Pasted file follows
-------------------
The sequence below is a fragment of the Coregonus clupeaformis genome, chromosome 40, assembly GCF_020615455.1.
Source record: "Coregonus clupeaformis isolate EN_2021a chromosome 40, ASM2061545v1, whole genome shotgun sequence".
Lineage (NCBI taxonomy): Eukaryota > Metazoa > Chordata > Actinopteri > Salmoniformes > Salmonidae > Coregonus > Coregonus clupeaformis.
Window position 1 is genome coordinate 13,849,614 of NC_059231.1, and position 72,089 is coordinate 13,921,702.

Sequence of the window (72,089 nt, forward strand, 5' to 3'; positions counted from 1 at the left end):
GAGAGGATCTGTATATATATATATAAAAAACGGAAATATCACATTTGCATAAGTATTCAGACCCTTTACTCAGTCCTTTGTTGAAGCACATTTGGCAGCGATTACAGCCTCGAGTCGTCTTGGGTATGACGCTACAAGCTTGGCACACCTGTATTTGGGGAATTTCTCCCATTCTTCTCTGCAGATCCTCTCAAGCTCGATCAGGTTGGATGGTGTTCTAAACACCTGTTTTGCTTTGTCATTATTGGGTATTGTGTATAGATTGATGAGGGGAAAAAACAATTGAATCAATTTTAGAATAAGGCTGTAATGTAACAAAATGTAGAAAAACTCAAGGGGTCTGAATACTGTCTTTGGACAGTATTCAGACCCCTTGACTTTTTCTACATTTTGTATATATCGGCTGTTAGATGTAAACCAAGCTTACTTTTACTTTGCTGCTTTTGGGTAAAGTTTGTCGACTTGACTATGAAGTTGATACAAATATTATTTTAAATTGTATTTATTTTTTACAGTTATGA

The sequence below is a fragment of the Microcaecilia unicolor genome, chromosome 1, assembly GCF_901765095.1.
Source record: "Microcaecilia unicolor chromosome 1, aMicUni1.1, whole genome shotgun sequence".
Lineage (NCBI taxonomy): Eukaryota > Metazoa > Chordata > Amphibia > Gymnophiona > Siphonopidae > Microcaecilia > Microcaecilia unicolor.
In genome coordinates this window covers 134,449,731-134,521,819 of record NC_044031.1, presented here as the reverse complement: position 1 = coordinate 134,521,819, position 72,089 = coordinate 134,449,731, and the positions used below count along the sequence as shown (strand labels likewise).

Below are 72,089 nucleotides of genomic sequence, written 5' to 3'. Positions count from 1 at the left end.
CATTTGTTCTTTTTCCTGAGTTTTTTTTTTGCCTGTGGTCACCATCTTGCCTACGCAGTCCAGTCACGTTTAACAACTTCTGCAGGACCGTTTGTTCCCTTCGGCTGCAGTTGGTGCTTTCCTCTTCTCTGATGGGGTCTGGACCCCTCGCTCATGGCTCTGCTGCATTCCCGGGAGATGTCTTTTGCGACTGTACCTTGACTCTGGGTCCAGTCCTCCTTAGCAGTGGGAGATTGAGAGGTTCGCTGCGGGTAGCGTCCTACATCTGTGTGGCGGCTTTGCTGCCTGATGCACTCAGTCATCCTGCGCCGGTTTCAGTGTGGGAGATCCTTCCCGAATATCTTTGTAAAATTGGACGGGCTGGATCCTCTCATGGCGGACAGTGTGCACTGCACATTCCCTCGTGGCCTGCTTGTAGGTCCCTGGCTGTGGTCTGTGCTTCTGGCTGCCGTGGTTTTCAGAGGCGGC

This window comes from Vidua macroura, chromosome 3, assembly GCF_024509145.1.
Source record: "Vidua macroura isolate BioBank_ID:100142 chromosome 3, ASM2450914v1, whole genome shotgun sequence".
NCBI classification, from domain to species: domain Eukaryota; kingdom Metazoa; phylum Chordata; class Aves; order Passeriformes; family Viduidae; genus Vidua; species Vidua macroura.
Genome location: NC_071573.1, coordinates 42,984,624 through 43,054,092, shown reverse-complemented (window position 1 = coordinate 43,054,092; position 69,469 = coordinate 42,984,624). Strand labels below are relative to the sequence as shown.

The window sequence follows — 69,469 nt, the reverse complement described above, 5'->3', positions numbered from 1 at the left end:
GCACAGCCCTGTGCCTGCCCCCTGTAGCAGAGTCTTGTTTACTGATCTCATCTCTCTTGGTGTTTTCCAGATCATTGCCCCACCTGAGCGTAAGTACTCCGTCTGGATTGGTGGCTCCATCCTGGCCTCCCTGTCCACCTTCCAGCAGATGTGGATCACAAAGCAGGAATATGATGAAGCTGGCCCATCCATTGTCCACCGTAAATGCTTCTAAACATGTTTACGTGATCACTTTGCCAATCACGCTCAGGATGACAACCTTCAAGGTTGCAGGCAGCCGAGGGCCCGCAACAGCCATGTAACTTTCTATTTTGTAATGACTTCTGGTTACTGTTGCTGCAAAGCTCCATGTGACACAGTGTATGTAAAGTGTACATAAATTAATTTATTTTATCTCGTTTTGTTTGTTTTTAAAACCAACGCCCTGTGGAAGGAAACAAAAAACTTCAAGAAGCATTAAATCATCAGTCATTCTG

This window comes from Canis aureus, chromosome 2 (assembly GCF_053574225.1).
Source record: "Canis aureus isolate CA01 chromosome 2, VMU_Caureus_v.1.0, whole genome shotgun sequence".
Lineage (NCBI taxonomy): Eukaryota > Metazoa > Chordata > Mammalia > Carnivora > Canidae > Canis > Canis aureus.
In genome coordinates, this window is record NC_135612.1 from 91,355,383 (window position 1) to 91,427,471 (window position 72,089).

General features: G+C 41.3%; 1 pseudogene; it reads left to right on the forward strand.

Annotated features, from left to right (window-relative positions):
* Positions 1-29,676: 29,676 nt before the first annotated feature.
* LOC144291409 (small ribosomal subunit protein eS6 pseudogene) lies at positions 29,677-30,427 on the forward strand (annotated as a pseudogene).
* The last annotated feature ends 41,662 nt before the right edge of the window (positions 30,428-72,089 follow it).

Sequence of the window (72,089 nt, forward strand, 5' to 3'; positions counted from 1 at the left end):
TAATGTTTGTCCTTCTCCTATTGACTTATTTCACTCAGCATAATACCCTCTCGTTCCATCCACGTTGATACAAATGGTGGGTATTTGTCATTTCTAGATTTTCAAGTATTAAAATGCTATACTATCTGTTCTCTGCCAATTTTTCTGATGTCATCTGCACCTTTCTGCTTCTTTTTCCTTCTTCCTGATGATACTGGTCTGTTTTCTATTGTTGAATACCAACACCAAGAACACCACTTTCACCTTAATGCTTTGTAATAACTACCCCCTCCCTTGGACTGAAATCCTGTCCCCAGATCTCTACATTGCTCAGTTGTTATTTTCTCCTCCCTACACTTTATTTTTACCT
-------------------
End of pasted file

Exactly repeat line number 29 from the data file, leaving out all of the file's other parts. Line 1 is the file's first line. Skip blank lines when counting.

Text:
TAATGTTTGTCCTTCTCCTATTGACTTATTTCACTCAGCATAATACCCTCTCGTTCCATCCACGTTGATACAAATGGTGGGTATTTGTCATTTCTAGATTTTCAAGTATTAAAATGCTATACTATCTGTTCTCTGCCAATTTTTCTGATGTCATCTGCACCTTTCTGCTTCTTTTTCCTTCTTCCTGATGATACTGGTCTGTTTTCTATTGTTGAATACCAACACCAAGAACACCACTTTCACCTTAATGCTTTGTAATAACTACCCCCTCCCTTGGACTGAAATCCTGTCCCCAGATCTCTACATTGCTCAGTTGTTATTTTCTCCTCCCTACACTTTATTTTTACCT